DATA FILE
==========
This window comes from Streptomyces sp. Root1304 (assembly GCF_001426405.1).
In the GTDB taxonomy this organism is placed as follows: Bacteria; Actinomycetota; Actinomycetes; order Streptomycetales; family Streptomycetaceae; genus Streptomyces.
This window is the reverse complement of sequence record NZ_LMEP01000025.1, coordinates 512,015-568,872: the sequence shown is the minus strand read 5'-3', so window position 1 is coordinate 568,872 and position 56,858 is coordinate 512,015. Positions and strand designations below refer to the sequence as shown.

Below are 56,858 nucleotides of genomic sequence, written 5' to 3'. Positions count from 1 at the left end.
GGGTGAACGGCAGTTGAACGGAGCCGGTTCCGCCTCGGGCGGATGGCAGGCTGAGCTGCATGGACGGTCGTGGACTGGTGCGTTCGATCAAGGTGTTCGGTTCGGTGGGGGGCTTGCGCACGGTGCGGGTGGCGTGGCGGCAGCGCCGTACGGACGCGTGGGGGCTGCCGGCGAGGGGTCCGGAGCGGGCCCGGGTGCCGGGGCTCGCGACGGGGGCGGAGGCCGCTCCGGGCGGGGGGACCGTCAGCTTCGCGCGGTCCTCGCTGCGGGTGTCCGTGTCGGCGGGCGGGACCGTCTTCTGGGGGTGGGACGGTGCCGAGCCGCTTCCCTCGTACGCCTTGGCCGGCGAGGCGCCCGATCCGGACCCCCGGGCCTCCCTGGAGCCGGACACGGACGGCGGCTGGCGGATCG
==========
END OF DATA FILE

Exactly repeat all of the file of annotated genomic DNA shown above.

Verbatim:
This window comes from Streptomyces sp. Root1304 (assembly GCF_001426405.1).
In the GTDB taxonomy this organism is placed as follows: Bacteria; Actinomycetota; Actinomycetes; order Streptomycetales; family Streptomycetaceae; genus Streptomyces.
This window is the reverse complement of sequence record NZ_LMEP01000025.1, coordinates 512,015-568,872: the sequence shown is the minus strand read 5'-3', so window position 1 is coordinate 568,872 and position 56,858 is coordinate 512,015. Positions and strand designations below refer to the sequence as shown.

Below are 56,858 nucleotides of genomic sequence, written 5' to 3'. Positions count from 1 at the left end.
GGGTGAACGGCAGTTGAACGGAGCCGGTTCCGCCTCGGGCGGATGGCAGGCTGAGCTGCATGGACGGTCGTGGACTGGTGCGTTCGATCAAGGTGTTCGGTTCGGTGGGGGGCTTGCGCACGGTGCGGGTGGCGTGGCGGCAGCGCCGTACGGACGCGTGGGGGCTGCCGGCGAGGGGTCCGGAGCGGGCCCGGGTGCCGGGGCTCGCGACGGGGGCGGAGGCCGCTCCGGGCGGGGGGACCGTCAGCTTCGCGCGGTCCTCGCTGCGGGTGTCCGTGTCGGCGGGCGGGACCGTCTTCTGGGGGTGGGACGGTGCCGAGCCGCTTCCCTCGTACGCCTTGGCCGGCGAGGCGCCCGATCCGGACCCCCGGGCCTCCCTGGAGCCGGACACGGACGGCGGCTGGCGGATCG